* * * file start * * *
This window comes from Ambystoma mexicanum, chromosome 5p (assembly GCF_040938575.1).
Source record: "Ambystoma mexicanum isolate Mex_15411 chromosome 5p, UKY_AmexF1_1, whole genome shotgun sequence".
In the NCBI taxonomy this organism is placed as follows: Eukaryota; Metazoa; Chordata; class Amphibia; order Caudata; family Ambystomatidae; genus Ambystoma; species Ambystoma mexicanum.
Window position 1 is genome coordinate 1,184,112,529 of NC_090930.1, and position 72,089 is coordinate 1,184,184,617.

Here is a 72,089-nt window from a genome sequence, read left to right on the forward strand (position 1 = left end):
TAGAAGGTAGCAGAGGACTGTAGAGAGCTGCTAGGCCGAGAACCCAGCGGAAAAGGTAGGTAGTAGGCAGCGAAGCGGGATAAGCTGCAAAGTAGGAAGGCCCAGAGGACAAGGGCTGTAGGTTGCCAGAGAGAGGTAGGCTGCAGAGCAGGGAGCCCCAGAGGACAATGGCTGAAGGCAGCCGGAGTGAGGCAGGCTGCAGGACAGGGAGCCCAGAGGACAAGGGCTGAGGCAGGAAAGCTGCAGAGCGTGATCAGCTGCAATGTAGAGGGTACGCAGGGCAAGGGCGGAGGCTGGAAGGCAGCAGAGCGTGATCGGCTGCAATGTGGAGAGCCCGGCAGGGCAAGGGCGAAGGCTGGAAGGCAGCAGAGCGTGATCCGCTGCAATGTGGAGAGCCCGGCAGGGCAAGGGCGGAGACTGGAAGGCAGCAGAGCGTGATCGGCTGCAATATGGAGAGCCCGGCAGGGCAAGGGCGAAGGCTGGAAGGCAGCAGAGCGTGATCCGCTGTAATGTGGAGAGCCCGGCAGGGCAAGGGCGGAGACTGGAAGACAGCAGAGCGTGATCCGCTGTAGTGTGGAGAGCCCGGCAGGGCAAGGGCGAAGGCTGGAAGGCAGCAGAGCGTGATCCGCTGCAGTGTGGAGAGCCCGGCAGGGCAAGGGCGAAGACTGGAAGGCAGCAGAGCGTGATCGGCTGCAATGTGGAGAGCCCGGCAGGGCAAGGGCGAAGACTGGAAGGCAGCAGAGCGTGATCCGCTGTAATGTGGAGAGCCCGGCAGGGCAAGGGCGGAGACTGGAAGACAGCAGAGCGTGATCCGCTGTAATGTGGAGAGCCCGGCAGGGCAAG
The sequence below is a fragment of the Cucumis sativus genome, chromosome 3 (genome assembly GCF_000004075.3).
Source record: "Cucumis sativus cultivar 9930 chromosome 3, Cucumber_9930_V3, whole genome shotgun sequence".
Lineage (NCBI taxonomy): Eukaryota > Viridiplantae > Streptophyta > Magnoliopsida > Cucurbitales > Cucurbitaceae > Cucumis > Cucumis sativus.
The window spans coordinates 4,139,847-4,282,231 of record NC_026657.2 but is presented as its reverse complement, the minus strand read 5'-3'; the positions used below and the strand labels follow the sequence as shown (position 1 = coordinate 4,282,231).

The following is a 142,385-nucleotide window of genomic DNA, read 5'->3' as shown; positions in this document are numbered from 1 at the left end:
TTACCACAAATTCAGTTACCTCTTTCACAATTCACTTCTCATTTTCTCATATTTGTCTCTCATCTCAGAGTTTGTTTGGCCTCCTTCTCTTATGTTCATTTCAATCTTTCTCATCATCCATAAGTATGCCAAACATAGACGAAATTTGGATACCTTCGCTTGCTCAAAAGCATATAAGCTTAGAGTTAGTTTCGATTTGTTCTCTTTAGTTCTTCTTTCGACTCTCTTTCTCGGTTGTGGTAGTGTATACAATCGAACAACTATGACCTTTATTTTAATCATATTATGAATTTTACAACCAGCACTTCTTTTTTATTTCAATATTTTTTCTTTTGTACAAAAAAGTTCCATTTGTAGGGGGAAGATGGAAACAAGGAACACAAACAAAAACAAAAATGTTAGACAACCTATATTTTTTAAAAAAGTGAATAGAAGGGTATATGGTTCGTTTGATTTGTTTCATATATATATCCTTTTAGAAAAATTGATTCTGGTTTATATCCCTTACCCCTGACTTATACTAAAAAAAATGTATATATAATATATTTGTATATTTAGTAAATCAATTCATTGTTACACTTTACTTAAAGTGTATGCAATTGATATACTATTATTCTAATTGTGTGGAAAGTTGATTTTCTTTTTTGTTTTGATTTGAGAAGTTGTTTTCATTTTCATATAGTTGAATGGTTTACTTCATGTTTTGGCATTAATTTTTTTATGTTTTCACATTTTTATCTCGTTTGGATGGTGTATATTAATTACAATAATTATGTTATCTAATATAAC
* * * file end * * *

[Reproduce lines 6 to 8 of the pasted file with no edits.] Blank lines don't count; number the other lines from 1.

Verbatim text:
TAGAAGGTAGCAGAGGACTGTAGAGAGCTGCTAGGCCGAGAACCCAGCGGAAAAGGTAGGTAGTAGGCAGCGAAGCGGGATAAGCTGCAAAGTAGGAAGGCCCAGAGGACAAGGGCTGTAGGTTGCCAGAGAGAGGTAGGCTGCAGAGCAGGGAGCCCCAGAGGACAATGGCTGAAGGCAGCCGGAGTGAGGCAGGCTGCAGGACAGGGAGCCCAGAGGACAAGGGCTGAGGCAGGAAAGCTGCAGAGCGTGATCAGCTGCAATGTAGAGGGTACGCAGGGCAAGGGCGGAGGCTGGAAGGCAGCAGAGCGTGATCGGCTGCAATGTGGAGAGCCCGGCAGGGCAAGGGCGAAGGCTGGAAGGCAGCAGAGCGTGATCCGCTGCAATGTGGAGAGCCCGGCAGGGCAAGGGCGGAGACTGGAAGGCAGCAGAGCGTGATCGGCTGCAATATGGAGAGCCCGGCAGGGCAAGGGCGAAGGCTGGAAGGCAGCAGAGCGTGATCCGCTGTAATGTGGAGAGCCCGGCAGGGCAAGGGCGGAGACTGGAAGACAGCAGAGCGTGATCCGCTGTAGTGTGGAGAGCCCGGCAGGGCAAGGGCGAAGGCTGGAAGGCAGCAGAGCGTGATCCGCTGCAGTGTGGAGAGCCCGGCAGGGCAAGGGCGAAGACTGGAAGGCAGCAGAGCGTGATCGGCTGCAATGTGGAGAGCCCGGCAGGGCAAGGGCGAAGACTGGAAGGCAGCAGAGCGTGATCCGCTGTAATGTGGAGAGCCCGGCAGGGCAAGGGCGGAGACTGGAAGACAGCAGAGCGTGATCCGCTGTAATGTGGAGAGCCCGGCAGGGCAAG
The sequence below is a fragment of the Cucumis sativus genome, chromosome 3 (genome assembly GCF_000004075.3).
Source record: "Cucumis sativus cultivar 9930 chromosome 3, Cucumber_9930_V3, whole genome shotgun sequence".